It’s a complex play dealing with a particular place and time while also exploring the broader view that we are not so far removed from the fanatics of Salem. Every few years offers up new examples of intolerance and repression, and an opportunity for theater groups to bring back Miller’s eloquent warning.
Nellie McKay often seems like she’s at a loss for words.
During our phone conversation to promote the pianist-singer-songwriter’s show at The Ark on May 13, her answers were often preceded by a swarm of ums, uhs, I means, and various other utterances. And when McKay did get to the answers, it wasn’t necessarily in response to my questions, instead offering long vignettes about politics and the stark realities of being a full-time musician.
On stage, McKay has a similarly discursive way of speaking, mixing funny anecdotes, political pleas, and stammering self-effacement.
But once McKay strikes a piano key, everything flows. Words stream from her gorgeous voice with confidence and warmth. The quirkiness that defines her conversations gives way to sass and power, and listeners get invited into her world -- which is not of this era.
I found out about Something to Do Comedy Night at the Heidelberg's Club Above when its organizer, Tony Klee, bought me a shot of tequila last summer and I joked about doing the show one day.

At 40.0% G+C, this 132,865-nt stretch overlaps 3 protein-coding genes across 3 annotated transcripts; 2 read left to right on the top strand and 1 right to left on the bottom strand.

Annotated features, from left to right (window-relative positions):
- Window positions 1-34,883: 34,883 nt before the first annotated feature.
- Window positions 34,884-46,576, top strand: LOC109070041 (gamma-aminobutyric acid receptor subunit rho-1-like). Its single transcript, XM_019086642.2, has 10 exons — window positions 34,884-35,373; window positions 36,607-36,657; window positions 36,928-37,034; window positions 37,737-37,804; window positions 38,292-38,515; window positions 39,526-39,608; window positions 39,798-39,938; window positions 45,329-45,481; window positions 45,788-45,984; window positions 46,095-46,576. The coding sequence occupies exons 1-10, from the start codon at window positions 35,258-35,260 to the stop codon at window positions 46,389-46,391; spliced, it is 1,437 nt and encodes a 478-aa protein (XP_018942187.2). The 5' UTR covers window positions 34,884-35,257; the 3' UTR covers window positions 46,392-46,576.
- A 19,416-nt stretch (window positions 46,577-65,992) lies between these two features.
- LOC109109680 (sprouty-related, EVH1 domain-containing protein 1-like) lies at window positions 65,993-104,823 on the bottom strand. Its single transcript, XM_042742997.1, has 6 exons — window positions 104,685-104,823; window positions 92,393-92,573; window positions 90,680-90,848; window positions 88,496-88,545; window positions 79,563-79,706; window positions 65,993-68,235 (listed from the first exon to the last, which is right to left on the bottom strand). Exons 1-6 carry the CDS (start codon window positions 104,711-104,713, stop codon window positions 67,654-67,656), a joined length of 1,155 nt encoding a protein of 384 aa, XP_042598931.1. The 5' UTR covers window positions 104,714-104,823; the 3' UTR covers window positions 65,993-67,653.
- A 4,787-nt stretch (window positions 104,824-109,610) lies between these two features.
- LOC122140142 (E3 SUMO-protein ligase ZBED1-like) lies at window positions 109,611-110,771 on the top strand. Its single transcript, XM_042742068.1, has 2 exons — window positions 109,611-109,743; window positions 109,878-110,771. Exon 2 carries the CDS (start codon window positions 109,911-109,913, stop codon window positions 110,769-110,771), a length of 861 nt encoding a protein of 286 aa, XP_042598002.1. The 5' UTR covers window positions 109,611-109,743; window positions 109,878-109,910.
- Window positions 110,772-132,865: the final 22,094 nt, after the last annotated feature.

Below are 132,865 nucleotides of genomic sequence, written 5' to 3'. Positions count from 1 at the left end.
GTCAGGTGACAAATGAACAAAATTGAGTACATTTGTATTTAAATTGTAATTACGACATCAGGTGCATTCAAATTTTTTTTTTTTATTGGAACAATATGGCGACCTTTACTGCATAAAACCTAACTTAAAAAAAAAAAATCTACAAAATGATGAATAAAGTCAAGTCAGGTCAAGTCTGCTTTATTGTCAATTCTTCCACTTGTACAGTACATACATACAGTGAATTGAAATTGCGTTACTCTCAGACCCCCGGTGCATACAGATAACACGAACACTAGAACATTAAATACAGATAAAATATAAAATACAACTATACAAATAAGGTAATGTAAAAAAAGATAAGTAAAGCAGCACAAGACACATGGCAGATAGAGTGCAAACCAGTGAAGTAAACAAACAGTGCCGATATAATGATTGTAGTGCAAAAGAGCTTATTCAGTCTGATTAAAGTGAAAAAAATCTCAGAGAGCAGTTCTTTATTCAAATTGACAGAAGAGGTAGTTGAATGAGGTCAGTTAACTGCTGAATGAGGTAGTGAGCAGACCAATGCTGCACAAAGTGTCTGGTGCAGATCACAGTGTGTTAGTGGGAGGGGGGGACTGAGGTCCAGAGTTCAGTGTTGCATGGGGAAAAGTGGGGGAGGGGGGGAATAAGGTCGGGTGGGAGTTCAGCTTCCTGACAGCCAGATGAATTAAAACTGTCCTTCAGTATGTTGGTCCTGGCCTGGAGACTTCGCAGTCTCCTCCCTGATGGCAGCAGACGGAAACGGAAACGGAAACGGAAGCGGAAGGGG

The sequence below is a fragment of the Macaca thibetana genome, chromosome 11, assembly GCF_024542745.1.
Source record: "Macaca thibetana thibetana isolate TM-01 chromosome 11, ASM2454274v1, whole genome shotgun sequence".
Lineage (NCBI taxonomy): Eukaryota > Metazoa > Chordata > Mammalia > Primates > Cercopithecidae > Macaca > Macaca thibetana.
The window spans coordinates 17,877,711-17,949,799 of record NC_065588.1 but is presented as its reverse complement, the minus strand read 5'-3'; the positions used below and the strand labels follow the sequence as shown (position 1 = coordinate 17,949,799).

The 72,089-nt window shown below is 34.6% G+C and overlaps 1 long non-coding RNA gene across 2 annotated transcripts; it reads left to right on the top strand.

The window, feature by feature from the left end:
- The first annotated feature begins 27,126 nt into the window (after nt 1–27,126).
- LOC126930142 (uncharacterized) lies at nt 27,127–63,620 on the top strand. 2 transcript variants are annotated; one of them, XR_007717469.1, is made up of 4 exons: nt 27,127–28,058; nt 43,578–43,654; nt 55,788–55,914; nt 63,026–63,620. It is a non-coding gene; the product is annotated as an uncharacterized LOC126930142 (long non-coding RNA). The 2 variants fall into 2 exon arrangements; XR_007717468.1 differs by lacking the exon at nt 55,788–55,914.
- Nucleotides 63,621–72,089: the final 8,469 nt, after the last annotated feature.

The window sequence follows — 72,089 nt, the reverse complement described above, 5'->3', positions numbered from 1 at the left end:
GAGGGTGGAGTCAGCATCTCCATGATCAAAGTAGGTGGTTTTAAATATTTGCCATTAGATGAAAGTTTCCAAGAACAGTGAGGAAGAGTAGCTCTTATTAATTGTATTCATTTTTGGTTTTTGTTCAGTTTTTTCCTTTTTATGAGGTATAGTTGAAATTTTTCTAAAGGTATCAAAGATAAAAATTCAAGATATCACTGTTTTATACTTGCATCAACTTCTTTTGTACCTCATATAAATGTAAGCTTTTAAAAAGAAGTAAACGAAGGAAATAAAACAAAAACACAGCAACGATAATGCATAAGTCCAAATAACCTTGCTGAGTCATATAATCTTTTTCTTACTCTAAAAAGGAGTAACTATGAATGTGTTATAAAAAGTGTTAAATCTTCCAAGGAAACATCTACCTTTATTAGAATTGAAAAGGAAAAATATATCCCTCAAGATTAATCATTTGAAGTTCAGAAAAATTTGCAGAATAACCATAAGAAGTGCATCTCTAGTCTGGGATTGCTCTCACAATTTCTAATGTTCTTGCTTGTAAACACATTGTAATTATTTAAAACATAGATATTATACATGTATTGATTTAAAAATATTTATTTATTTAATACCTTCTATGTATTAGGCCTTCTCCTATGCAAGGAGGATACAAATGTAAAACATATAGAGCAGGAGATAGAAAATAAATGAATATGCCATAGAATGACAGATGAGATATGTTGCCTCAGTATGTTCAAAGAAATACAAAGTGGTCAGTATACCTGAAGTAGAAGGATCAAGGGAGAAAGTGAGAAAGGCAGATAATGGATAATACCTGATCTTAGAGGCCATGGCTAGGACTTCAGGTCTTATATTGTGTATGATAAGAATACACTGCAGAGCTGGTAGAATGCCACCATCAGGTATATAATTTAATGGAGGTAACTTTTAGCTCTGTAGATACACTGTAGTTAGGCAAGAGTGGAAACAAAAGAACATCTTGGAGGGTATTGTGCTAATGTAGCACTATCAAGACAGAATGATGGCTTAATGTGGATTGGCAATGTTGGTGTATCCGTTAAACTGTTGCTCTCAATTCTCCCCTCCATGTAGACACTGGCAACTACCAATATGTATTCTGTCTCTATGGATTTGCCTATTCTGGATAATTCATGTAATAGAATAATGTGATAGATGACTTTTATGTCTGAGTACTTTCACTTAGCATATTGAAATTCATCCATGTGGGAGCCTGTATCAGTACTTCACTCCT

Recently, Klee put out a call for comics, especially women comics, and when I asked him if I could go up, he said yes.
I had about five days to come up with a five-minute set.
I needed to write some jokes.
When the NASA spacecraft New Horizons did a Pluto driveby at 32,000 MPH on July 14, 2015, it was the first close-up view we had of our solar system’s most distant planet.
And yes, it's a full-blown planet, despite what you may have heard on Aug. 24, 2006, when Pluto was reclassified by astronomers as a “dwarf planet.”
Please do not try to tell planetary scientist Dr. Alan Stern otherwise.
“What the astronomers did was really a travesty; planetary scientists don’t buy that b.s.,” said Stern, whose new book, Chasing New Horizons: Inside the Epic First Mission to Pluto, recounts the spacecraft mission he led, which provided unprecedented photos and information about the Milky Way's tiny trouper. (He will be at AADL’s downtown branch on Thursday, May 10, at 7 pm.)
“We know what planets are, and if you go to planetary science meetings, Pluto is called a planet every single day,” Stern said. “Don’t follow what the astronomers do any more than if I tried to classify black holes as a non-expert. But the journalists who lapped it up in 2006, if that would have happened in the ‘90s, there would have never been a mission.”